Industry and governments need to avoid contradictions in Covid-19 policies or risk uncertainty for travellers, the World Travel & Tourism Council (WTTC) has warned.
WTTC president and chief executive Gloria Guevara said: “We have to rebuild traveller confidence.”
Speaking on a Hong Kong Tourism Board global online forum, she suggested there were lessons industry and governments should take from three previous crises in travel.
Guevara said: “After 9/11, every government decided their own protocols without consultation with the private sector.
“That is why, 19 years later everywhere around the world what they ask you to do is different.”
For example, she said: “Some places ask you to remove your shoes, others don’t. It created uncertainty and had an impact on travellers’ trust.
“It is very important we don’t offer contradictions or uncertainty. As long as the experience is consistent it will help give confidence to travellers.”
Guevara suggested a second lesson, saying: “In 2008, the impact of the financial crash was greater than 9/11, but travel recovered in 18 months on average.
“We had great cooperation between private and public sectors. We need to have greater coordination between public and private sectors [now].”
Third, she highlighted the outbreaks of Severe Acute Respiratory Syndrome (SARS) in 2003 and Middle East Respiratory Syndrome Coronavirus (MERS) in 2012, saying: “We had SARS and MERS, but people were able to travel without a vaccine. Why? We were able to isolate sick people.”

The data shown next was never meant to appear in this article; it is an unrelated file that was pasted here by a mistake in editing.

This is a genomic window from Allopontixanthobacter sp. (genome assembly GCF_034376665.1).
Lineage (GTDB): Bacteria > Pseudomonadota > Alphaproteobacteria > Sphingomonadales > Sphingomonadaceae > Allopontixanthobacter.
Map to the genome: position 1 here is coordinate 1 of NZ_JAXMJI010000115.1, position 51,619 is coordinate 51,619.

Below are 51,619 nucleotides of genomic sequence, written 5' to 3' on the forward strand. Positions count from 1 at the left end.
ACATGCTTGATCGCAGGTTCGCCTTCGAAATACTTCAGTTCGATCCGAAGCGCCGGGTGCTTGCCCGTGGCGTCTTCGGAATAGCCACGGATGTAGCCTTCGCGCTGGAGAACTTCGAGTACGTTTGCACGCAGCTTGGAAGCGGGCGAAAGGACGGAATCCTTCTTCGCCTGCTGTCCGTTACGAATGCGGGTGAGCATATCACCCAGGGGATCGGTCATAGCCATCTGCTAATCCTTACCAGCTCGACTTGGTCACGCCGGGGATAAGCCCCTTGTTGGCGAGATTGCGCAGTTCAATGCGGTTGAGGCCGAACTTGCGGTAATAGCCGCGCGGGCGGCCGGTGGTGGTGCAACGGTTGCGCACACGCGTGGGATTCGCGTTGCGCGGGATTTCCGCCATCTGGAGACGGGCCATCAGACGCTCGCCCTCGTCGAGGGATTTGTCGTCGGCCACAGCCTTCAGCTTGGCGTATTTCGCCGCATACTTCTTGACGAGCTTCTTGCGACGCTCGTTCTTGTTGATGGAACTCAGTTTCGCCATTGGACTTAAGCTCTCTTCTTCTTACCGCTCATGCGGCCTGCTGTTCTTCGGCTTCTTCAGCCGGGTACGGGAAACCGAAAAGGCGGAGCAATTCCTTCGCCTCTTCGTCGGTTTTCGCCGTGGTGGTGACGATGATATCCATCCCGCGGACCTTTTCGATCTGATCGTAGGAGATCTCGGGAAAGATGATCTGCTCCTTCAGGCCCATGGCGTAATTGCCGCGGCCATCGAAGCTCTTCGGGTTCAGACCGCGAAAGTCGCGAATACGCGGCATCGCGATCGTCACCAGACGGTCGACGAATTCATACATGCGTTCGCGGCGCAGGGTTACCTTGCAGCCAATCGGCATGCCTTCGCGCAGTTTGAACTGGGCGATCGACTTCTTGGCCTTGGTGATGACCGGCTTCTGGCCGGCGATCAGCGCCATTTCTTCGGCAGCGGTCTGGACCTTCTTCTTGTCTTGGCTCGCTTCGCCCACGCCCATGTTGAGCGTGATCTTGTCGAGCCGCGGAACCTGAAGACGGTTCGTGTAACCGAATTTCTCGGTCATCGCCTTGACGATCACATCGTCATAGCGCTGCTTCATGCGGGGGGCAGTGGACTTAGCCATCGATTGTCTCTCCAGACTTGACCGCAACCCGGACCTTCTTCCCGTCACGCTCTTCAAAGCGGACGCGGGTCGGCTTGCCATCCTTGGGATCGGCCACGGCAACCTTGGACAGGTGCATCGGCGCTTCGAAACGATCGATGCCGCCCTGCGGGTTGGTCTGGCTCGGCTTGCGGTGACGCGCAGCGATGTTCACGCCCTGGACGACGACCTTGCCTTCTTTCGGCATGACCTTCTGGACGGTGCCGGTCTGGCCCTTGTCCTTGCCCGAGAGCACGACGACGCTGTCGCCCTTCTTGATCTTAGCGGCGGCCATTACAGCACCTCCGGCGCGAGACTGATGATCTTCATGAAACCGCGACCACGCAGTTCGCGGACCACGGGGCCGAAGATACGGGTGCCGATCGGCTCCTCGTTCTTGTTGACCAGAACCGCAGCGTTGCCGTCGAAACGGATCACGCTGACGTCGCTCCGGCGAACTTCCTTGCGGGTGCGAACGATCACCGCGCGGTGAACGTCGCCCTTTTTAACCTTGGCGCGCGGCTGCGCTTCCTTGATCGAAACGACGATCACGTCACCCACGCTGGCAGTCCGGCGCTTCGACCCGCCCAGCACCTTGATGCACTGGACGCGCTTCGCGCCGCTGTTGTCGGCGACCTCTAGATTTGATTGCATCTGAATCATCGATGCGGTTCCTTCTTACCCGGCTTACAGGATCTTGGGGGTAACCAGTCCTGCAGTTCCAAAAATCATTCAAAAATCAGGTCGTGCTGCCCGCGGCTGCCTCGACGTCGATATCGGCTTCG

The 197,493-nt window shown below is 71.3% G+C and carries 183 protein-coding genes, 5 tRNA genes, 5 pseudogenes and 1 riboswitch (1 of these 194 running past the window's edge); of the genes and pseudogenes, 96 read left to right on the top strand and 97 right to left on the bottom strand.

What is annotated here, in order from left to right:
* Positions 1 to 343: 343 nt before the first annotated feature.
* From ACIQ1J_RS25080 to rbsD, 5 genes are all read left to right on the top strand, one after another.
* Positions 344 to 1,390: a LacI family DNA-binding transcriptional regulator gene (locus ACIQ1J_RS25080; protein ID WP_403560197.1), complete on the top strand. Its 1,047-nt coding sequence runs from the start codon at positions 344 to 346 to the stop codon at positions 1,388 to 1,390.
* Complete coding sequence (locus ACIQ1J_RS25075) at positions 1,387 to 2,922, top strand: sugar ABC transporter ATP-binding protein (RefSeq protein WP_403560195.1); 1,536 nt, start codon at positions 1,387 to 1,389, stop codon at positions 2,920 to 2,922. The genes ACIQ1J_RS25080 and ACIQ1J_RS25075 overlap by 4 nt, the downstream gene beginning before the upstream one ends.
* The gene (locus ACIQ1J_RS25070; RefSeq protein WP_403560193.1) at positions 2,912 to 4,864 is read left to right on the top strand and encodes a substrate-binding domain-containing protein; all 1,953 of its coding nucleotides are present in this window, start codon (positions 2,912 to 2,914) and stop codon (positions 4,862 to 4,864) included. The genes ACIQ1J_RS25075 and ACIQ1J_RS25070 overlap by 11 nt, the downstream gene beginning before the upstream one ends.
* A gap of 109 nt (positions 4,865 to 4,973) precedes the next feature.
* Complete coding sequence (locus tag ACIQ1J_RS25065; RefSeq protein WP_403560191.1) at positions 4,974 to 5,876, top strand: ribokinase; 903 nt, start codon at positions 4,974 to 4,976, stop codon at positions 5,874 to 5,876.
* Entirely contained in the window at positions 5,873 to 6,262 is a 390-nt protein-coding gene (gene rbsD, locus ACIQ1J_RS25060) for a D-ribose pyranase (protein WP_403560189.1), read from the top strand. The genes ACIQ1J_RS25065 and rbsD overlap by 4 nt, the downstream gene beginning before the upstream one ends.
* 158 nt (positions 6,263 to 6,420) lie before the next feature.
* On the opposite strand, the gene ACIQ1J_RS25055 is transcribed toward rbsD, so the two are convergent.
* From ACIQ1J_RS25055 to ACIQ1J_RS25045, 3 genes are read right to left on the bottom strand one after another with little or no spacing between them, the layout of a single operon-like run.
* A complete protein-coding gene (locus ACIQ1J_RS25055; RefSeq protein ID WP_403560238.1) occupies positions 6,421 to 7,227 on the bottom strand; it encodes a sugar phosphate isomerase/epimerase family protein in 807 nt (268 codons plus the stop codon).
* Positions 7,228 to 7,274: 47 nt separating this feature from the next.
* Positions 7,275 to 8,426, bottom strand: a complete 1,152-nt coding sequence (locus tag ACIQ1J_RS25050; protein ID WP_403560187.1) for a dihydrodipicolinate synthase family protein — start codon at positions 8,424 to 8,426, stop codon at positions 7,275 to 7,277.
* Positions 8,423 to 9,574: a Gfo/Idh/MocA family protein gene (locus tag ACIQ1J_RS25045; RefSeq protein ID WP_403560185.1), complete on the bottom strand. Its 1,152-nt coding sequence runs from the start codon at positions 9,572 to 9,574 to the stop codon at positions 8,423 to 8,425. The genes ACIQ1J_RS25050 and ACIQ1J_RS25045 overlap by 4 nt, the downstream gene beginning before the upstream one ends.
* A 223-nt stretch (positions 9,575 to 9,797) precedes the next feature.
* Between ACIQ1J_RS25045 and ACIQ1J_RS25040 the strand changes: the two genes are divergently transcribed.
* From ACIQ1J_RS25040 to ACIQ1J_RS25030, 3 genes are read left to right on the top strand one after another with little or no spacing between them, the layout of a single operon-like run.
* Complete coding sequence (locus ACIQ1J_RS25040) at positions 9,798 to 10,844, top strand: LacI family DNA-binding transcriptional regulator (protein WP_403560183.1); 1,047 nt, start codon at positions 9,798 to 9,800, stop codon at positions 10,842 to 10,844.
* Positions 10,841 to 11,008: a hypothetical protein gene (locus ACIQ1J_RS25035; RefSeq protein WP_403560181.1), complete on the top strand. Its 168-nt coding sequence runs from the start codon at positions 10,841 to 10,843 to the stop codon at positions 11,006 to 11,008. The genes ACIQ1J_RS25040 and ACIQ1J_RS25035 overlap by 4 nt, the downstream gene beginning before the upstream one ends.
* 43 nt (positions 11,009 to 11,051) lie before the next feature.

As a result, the WTTC “came up with four principles”, she said.
“First, it is important to co-ordinate. There are still issues with countries that have quarantines like the UK. In Asia, a lot of countries are not open.
“We need to remove barriers. If states want to impose quarantine, we believe in corridors.
“Second, look at the seamless traveller experience. The use of biometrics will help as recover faster. We need to add testing and contact tracing.
“Third, protocols – we need to work together to rebuild confidence for international travel. If we have to wear masks on every flight then there is consistency.
“If we offer different experiences on every flight, in every hotel, it creates uncertainty.”
Last, she said: “Work with governments. Don’t think it will be a switch off and on, or that suddenly hotels will be full.”
The guidelines were produced in accordance with World Health Organisation (WHO) and US Centers for Disease Control and Prevention (CDC) guidance and that of the International Civil Aviation Organisation (ICAO) following consultation with WTTC members and government officials.
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